S- Editor Wang GP L- Editor Wang XL E- Editor Bi L
Published online Oct 7, 2006. doi: 10.3748/wjg.v12.i37.6017
Revised: May 25, 2006
Accepted: June 14, 2006
Published online: October 7, 2006
AIM: To compare the efficacy and tolerability of S-pantoprazole (20 mg once a day) versus racemic Pantoprazole (40 mg once a day) in the treatment of gastro-esophageal reflux disease (GERD).
METHODS: This multi-centre, randomized, double-blind clinical trial consisted of 369 patients of either sex suffering from GERD. Patients were randomly assigned to receive either one tablet (20 mg) of S-pantoprazole once a day (test group) or 40 mg racemic pantoprazole once a day (reference group) for 28 d. Patients were evaluated for reduction in baseline on d 0, GERD symptom score on d 14 and 28, occurrence of any adverse effect during the course of therapy. Gastrointestinal (GI) endoscopy was performed in 54 patients enrolled at one of the study centers at baseline and on d 28.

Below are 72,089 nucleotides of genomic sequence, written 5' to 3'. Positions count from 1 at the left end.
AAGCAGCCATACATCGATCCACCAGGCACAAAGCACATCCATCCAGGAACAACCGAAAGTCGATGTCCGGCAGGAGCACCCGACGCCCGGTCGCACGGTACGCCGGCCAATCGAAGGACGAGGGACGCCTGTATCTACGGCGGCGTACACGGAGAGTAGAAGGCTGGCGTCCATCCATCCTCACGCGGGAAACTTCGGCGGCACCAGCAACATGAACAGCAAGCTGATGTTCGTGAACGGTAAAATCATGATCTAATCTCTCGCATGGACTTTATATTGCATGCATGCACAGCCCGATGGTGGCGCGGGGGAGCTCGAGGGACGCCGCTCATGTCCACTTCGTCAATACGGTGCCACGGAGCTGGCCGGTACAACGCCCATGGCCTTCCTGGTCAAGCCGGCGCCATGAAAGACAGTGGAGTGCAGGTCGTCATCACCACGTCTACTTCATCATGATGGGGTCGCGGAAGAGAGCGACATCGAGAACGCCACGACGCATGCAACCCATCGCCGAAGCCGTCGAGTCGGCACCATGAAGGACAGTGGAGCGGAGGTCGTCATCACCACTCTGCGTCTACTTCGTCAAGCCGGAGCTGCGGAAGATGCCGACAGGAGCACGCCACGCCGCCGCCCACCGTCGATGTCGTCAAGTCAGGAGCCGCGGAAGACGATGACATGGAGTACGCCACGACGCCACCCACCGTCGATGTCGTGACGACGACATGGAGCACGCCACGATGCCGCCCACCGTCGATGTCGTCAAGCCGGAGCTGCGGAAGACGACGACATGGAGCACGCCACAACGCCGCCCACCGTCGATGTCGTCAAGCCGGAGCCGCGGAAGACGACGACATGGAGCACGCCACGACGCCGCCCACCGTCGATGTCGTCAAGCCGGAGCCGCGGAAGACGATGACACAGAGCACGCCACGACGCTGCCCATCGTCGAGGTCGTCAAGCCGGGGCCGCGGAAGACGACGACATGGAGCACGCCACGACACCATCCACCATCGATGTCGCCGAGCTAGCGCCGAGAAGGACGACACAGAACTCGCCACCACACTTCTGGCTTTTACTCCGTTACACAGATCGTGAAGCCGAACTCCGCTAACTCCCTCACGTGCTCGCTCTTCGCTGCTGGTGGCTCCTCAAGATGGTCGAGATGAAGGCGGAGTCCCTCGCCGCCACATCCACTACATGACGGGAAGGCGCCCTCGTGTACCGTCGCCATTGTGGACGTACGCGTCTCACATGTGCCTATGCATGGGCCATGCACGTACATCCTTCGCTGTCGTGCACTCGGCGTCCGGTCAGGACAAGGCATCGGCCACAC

RESULTS: Significant reduction in the scores (mean and median) for heart burn (P < 0.0001), acid regurgitation (P < 0.0001), bloating (P < 0.0001), nausea (P < 0.0001) and dysphagia (P < 0.001) was achieved in both groups on d 14 with further reduction on continuing the therapy till 28 d. There was a statistically significant difference in the proportion of patients showing improvement in acid regurgitation and bloating on d 14 and 28 (P = 0.004 for acid regurgitation; P = 0.03 for bloating) and heart burn on d 28 (P = 0.01) between the two groups, with a higher proportion in the test group than in the reference group. Absolute risk reductions for heartburn/acid regurgitation/bloating were approximately 15% on d 14 and 10% on d 28. The relative risk reductions were 26%-33% on d 14 and 15% on d 28. GI endoscopy showed no significant difference in healing of esophagitis (P = 1) and gastric erosions (P = 0.27) between the two groups. None of the patients in either group reported any adverse effect during the course of therapy.